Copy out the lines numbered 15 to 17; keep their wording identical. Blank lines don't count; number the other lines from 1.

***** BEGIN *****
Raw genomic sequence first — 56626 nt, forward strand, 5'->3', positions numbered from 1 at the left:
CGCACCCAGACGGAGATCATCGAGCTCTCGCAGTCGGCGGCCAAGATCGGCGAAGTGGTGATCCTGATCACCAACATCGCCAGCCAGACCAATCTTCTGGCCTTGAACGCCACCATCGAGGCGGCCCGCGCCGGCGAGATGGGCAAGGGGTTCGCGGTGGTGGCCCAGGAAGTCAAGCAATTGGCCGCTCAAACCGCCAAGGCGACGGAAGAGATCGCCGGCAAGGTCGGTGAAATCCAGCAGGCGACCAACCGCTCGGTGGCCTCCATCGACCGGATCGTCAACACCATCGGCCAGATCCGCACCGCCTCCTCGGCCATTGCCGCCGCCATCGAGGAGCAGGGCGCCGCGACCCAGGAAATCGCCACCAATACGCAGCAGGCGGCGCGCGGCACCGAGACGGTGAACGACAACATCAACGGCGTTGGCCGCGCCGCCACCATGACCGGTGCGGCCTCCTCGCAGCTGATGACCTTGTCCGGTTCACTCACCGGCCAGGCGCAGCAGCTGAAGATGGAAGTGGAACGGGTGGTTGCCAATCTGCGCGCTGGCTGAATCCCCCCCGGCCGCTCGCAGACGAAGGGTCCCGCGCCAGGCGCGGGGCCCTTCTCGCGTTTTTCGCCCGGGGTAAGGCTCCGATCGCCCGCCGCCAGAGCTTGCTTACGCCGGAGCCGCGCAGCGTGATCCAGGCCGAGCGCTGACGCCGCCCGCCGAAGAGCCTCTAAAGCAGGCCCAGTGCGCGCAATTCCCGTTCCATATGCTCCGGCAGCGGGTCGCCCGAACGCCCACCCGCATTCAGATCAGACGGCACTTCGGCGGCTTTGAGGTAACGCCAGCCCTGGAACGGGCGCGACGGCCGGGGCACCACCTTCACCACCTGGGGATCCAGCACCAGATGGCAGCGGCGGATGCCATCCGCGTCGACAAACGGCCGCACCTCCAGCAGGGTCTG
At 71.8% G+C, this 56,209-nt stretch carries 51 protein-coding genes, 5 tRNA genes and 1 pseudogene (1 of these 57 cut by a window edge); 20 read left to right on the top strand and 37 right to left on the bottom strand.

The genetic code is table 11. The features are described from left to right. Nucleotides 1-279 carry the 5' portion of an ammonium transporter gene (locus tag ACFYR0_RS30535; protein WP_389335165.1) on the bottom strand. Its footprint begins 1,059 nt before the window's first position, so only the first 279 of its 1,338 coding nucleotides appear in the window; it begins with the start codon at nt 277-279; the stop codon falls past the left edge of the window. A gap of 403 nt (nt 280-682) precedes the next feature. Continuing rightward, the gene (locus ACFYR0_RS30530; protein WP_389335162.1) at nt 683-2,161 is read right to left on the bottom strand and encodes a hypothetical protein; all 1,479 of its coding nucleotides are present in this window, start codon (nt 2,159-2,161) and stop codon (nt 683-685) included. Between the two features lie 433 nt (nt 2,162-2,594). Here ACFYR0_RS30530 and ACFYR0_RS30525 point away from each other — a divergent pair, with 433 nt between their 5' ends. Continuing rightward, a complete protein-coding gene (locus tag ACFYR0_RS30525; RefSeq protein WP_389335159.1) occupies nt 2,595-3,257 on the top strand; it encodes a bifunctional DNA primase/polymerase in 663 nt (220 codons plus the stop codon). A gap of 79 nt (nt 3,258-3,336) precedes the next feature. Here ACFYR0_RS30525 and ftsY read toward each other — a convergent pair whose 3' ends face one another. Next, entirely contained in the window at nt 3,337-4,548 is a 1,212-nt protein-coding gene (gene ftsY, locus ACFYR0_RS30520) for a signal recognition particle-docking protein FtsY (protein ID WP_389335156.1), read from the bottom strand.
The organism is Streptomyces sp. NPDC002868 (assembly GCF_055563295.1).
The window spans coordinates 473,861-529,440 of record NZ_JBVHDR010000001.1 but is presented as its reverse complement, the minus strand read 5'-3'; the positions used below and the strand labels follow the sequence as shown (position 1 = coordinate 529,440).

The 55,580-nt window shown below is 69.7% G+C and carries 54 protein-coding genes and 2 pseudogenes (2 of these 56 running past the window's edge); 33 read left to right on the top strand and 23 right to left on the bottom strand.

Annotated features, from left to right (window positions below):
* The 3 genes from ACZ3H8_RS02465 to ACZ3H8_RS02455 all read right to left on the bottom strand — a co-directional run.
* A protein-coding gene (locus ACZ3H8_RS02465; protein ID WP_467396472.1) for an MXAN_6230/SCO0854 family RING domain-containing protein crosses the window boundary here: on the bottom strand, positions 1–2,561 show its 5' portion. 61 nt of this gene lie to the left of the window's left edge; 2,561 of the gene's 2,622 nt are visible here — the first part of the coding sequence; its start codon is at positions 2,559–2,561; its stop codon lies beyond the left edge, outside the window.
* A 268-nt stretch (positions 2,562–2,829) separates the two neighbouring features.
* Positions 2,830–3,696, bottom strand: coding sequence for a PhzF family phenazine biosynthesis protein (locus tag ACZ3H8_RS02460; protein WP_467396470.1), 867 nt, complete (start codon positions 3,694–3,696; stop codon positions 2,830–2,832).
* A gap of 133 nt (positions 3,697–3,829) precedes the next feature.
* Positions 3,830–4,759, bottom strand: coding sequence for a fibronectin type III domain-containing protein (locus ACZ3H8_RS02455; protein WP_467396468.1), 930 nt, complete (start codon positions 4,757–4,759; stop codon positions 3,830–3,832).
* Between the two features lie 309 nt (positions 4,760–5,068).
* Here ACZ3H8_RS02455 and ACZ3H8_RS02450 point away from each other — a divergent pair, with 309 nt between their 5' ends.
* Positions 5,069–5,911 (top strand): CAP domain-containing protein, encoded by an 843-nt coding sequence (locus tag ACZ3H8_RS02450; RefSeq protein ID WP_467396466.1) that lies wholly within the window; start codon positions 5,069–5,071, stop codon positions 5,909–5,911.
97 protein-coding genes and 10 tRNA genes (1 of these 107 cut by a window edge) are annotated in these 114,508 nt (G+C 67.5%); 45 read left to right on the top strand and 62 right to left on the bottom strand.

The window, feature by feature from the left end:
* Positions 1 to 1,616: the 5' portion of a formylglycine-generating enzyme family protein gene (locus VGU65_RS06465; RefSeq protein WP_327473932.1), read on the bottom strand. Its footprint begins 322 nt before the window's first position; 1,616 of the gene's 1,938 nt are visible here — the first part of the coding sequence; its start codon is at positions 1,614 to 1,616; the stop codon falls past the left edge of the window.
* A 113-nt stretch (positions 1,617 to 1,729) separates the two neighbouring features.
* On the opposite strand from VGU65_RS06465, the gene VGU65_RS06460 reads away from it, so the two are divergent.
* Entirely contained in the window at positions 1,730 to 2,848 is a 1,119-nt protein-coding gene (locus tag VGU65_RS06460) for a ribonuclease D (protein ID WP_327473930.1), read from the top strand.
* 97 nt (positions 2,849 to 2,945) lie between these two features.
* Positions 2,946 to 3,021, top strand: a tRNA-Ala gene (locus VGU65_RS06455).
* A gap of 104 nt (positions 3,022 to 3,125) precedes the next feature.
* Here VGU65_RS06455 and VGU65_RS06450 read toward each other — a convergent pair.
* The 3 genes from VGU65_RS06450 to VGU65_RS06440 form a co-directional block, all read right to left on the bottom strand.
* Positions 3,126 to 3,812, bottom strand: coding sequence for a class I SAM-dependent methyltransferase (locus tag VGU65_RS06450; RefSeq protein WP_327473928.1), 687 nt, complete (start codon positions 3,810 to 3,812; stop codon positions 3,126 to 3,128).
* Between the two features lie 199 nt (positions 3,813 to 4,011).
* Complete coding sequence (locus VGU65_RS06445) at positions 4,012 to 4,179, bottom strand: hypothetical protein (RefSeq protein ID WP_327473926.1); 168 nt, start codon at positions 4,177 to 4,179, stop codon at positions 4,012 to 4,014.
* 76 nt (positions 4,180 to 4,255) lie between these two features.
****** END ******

* Between the two features lie 309 nt (positions 4,760–5,068).
* Here ACZ3H8_RS02455 and ACZ3H8_RS02450 point away from each other — a divergent pair, with 309 nt between their 5' ends.
* Positions 5,069–5,911 (top strand): CAP domain-containing protein, encoded by an 843-nt coding sequence (locus tag ACZ3H8_RS02450; RefSeq protein ID WP_467396466.1) that lies wholly within the window; start codon positions 5,069–5,071, stop codon positions 5,909–5,911.